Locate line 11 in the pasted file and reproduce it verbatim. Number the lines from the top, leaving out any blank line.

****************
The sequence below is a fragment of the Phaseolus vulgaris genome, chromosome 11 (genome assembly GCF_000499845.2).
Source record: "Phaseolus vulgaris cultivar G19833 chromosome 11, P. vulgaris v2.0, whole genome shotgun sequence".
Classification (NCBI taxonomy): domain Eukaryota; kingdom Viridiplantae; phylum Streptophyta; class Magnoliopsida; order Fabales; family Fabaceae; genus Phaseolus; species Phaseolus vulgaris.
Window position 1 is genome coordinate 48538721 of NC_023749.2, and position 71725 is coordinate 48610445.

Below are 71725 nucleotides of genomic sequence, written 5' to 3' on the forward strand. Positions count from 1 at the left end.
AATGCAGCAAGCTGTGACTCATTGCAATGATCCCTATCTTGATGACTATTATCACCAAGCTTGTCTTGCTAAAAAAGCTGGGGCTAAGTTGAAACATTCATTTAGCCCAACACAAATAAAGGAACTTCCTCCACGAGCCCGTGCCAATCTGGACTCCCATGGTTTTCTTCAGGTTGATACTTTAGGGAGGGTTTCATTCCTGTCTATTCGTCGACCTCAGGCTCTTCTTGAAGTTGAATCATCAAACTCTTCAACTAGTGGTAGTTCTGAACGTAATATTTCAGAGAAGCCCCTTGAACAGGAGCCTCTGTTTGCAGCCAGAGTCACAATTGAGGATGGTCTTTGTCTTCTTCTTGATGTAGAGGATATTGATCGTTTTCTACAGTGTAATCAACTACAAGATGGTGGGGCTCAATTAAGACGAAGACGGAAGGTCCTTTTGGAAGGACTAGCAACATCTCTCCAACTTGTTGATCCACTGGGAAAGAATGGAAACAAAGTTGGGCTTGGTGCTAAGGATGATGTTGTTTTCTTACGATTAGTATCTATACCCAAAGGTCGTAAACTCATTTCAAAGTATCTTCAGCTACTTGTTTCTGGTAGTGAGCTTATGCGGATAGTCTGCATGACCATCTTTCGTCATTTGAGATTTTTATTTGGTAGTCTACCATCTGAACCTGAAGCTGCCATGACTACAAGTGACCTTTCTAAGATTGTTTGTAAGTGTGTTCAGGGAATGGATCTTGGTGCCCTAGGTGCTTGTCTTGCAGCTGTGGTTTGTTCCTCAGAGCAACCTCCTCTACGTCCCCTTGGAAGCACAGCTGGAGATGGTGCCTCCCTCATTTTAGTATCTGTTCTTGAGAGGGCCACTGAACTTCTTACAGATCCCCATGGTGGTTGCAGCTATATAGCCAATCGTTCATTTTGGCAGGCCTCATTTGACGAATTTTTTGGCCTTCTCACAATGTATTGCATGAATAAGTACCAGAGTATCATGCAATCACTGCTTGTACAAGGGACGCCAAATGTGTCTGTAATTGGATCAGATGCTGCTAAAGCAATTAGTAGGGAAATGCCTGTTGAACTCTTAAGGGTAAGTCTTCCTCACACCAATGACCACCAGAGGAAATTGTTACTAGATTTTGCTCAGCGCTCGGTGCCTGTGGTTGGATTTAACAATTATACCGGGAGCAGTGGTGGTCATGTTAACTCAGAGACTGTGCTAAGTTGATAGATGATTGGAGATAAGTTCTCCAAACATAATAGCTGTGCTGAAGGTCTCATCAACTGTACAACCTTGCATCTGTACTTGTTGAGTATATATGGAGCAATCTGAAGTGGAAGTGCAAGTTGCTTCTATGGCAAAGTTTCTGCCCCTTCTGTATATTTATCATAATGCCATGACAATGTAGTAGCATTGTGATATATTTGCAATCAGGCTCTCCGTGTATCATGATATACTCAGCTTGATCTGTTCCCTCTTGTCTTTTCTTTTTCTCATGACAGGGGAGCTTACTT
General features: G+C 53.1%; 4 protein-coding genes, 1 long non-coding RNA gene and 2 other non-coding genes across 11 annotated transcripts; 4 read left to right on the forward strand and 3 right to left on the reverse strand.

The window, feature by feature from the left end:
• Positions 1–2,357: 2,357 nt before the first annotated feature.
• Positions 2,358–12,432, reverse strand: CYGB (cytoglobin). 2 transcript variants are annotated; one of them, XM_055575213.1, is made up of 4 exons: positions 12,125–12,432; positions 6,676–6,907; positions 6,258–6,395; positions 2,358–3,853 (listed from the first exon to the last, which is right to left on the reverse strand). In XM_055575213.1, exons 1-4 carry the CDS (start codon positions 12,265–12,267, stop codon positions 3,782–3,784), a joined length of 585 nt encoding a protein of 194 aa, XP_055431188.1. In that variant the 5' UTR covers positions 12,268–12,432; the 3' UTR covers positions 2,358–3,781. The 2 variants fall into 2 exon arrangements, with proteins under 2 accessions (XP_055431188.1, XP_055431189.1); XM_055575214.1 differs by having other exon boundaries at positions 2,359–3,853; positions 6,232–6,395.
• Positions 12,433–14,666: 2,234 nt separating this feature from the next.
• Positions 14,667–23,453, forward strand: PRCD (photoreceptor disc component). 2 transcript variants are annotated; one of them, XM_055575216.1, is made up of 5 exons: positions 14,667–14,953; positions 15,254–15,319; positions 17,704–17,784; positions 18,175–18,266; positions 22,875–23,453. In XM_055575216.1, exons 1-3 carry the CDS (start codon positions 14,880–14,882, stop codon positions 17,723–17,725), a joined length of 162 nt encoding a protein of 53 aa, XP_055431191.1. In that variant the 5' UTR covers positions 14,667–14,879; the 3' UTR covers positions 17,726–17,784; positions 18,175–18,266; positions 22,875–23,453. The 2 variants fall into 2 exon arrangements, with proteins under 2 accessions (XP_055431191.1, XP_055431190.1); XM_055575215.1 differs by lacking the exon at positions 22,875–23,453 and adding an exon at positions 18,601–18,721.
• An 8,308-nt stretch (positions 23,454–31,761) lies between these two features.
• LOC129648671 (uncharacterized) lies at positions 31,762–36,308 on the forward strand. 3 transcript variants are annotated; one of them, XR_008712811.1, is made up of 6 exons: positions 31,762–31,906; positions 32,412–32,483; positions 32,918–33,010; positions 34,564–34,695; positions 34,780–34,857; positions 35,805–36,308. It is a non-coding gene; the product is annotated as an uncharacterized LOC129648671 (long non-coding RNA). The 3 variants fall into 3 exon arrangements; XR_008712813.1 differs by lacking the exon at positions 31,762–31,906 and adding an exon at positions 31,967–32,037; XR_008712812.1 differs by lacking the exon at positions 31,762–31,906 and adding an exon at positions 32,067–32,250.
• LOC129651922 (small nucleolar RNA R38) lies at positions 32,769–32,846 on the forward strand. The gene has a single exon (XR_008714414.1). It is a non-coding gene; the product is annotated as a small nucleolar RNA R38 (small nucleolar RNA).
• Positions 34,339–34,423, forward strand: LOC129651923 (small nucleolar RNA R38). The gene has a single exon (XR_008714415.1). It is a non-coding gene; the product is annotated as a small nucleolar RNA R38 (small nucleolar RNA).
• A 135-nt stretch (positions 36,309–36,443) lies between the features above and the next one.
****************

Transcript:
• Positions 12,433–14,666: 2,234 nt separating this feature from the next.